Over 4000 free audio and video lectures, seminars and teaching resources from Oxford University.
Skip to Content Skip to Navigation

evolution

# Episode Title Description People Date
1 Creative Commons The developmental origins of health and disease: adaptation reconsidered Ian Rickard (Durham) places the origins of the science of health and disease within a framework of evolutionary theory and a medical anthropology perspective (18 January 2016) Ian Rickard 08 Jun 2016
2 Creative Commons Obstructed labour: the classic obstetric dilemma and beyond Emma Pomeroy (Cambridge) places obstructed labour within an evolutionary perspective. A medical anthropology seminar given on 15 February 2016. Emma Pomeroy 08 Jun 2016
3 Inflammaging and its role in ageing and age-related diseases Cristina Giuliani (Bologna) places inflammaging, and genetics, within an evolutionary perspective. A medical anthropology seminar given on 1 February 2016. Cristina Giuliani 08 Jun 2016
4 Creative Commons Sudden Infant Death Syndrome Charlotte K. Russell (Parent-Infant Sleep Lab, Durham) looks at how evolutionary anthropology and cross-cultural perspectives can have a huge impact on specific healthcare issues such as SIDS (22 February 2016) Charlotte K. Russell 08 Jun 2016
5 The dawn of Darwinian critical care medicine James G. Morgan (Dept of Anaesthesia & Intensive Care, Leeds General Infirmary) discusses how an evolutionary approach can help one understand medicine, such as adaptive defence mechanisms in the body (8 February 2016) James G. Morgan 08 Jun 2016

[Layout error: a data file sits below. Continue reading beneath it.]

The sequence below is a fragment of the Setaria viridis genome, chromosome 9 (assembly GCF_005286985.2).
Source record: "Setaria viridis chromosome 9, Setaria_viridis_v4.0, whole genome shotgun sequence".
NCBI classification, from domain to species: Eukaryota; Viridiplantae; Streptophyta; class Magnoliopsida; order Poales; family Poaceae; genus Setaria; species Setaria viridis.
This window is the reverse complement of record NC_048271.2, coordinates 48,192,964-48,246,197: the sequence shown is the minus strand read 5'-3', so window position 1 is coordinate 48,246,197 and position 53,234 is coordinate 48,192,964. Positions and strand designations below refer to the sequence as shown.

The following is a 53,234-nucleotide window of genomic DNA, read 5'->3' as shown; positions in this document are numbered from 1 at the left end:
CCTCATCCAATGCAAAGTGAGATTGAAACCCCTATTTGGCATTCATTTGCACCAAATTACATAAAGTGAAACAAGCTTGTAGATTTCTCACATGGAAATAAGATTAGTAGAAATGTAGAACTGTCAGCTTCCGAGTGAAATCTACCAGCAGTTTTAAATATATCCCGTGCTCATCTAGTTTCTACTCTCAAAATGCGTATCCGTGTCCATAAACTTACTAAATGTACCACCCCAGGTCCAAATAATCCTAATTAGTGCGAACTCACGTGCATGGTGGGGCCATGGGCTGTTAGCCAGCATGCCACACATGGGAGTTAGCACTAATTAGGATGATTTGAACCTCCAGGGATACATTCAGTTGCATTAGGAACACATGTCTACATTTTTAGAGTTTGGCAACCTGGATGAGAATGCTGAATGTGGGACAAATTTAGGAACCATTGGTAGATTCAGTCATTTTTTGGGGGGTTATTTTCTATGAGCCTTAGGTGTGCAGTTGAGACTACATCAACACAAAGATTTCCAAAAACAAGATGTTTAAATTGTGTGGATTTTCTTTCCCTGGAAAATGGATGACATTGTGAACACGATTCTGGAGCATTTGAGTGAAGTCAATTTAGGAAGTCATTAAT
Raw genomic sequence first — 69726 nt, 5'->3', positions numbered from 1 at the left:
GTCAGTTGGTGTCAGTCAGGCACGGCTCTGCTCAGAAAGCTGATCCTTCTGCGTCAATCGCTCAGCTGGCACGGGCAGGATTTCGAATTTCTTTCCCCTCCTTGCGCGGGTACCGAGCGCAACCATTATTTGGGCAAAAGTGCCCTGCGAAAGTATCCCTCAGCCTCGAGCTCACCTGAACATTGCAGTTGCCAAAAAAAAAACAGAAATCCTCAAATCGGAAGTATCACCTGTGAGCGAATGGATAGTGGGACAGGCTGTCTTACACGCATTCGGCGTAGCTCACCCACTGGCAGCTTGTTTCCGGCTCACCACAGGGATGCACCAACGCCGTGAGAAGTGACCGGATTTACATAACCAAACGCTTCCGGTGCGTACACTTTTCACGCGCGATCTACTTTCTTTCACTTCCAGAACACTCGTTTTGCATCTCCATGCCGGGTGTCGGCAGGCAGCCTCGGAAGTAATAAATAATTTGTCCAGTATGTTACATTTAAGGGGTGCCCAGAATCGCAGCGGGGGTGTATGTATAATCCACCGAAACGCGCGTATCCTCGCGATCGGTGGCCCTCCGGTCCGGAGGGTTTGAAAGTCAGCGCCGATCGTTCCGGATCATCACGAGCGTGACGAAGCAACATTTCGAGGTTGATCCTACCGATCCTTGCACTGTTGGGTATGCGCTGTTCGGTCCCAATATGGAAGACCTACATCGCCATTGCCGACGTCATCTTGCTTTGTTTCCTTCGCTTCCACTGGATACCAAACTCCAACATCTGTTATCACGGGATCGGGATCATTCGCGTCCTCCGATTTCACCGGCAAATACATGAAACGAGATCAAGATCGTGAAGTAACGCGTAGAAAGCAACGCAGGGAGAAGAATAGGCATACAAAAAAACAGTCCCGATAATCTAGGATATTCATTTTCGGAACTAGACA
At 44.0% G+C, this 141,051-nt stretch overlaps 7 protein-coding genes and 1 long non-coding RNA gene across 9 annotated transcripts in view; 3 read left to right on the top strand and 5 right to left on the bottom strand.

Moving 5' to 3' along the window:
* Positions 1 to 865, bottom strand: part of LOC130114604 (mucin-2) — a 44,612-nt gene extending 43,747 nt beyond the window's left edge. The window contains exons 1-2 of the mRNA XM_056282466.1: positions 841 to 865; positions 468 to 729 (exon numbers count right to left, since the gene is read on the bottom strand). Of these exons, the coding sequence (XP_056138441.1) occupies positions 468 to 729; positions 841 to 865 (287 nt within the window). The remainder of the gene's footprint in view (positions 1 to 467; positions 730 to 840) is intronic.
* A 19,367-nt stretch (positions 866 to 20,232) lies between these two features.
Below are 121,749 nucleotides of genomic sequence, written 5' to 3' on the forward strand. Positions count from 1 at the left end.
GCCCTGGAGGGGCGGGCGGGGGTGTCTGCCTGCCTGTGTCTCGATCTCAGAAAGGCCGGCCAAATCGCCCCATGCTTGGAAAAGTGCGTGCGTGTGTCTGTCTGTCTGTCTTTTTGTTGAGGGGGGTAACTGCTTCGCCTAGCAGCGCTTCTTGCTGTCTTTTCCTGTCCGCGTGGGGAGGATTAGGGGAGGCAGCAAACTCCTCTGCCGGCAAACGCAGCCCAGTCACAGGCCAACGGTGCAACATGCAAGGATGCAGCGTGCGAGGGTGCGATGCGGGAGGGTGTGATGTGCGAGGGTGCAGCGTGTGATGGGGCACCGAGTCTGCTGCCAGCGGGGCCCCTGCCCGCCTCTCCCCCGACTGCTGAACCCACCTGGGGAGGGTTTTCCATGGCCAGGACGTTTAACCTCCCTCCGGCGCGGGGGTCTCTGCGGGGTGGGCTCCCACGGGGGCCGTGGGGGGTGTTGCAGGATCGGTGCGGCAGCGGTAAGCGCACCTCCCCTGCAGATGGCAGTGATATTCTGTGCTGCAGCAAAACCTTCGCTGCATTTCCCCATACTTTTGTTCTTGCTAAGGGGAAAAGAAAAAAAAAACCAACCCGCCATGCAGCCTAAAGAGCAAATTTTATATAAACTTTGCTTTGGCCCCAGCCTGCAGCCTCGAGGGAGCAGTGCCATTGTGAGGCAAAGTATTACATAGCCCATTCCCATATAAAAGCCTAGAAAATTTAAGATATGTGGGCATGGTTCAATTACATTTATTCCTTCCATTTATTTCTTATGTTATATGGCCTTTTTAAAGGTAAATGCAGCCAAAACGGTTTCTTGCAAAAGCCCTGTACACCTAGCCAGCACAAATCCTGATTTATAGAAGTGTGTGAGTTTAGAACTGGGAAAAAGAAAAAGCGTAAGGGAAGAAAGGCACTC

6 Creative Commons Maternal capital and offspring development Jonathan Wells (UCL Institute of Child Health) presents an intergenerational perspective on the development origins of health and disease. A medical anthropology seminar given on 29 February 2016. Jonathan Wells 08 Jun 2016
7 Evolutionary origins of technological behaviour: a primate archaeology approach to chimpanzees An Anthropology Departmental seminar presented by Susana Carvalha (Oxford) on the archaeological sites of non-humans, 27 November 2015 Susana Carvalho 14 Mar 2016
8 The Evolution of the Genome Computational and stastistical methods help us understand evolution as well as genetic disease. Gerton Lunter 02 Dec 2015
9 The Evolution of the Genome Computational and stastistical methods help us understand evolution as well as genetic disease. Gerton Lunter 02 Dec 2015
10 What can dinosaurs tell us about evolution? Fossil records tell us a lot about evolution around the time of dinosaurs Roger Benson 11 Jun 2015
11 Suffering History: Phenomenology at the Intersection of Disease and Illness A presentation by Austin Argentieri. Austin Argentieri 10 Jun 2015
12 The Avian Genome Explosion The ASC Trinity Term Lecture delivered by Professor Tom Gilbert, exploring the analysis of bird genomes and evolution. Tom Gilbert 27 May 2015